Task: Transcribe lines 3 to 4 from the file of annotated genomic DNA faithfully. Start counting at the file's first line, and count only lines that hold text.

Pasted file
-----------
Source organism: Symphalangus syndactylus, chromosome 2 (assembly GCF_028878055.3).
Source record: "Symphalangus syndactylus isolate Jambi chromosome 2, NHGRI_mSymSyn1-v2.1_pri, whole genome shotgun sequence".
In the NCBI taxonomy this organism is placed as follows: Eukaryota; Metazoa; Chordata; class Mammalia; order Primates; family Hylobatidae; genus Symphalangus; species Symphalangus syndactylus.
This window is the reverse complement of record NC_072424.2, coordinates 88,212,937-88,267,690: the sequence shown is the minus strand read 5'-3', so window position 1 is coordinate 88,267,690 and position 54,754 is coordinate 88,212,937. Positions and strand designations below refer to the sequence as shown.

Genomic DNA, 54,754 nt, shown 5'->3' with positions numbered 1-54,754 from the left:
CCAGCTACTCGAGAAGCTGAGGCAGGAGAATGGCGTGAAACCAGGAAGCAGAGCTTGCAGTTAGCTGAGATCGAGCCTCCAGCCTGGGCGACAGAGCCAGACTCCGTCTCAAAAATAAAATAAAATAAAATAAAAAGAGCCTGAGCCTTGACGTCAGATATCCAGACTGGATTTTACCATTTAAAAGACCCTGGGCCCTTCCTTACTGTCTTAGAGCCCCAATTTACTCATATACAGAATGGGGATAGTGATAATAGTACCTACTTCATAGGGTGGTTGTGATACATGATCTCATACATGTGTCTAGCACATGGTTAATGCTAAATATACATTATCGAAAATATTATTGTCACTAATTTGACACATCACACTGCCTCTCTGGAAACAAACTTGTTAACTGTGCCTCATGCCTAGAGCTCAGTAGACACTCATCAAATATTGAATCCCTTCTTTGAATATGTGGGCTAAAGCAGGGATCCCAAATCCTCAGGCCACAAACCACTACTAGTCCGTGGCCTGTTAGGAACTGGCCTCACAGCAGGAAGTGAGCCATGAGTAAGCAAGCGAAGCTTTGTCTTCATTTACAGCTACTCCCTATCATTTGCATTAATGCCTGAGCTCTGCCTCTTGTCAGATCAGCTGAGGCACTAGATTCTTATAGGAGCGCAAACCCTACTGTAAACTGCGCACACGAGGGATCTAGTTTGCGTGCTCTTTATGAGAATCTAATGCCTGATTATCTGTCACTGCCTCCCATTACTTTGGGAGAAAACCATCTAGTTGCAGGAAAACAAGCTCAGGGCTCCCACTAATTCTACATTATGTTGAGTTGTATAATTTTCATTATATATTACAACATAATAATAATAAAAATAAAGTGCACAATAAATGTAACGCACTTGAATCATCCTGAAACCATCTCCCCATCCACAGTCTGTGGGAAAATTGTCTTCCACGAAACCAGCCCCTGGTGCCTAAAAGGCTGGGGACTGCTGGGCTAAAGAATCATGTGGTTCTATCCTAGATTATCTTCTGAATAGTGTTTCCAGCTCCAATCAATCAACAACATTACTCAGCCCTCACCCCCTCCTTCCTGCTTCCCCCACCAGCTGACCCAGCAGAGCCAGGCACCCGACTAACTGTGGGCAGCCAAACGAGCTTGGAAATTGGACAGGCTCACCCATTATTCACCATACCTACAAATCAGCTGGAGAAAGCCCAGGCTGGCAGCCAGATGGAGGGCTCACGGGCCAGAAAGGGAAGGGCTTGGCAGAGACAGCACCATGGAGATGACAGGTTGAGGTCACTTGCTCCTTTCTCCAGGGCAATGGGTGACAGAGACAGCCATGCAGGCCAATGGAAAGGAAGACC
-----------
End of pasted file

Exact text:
In the NCBI taxonomy this organism is placed as follows: Eukaryota; Metazoa; Chordata; class Mammalia; order Primates; family Hylobatidae; genus Symphalangus; species Symphalangus syndactylus.
This window is the reverse complement of record NC_072424.2, coordinates 88,212,937-88,267,690: the sequence shown is the minus strand read 5'-3', so window position 1 is coordinate 88,267,690 and position 54,754 is coordinate 88,212,937. Positions and strand designations below refer to the sequence as shown.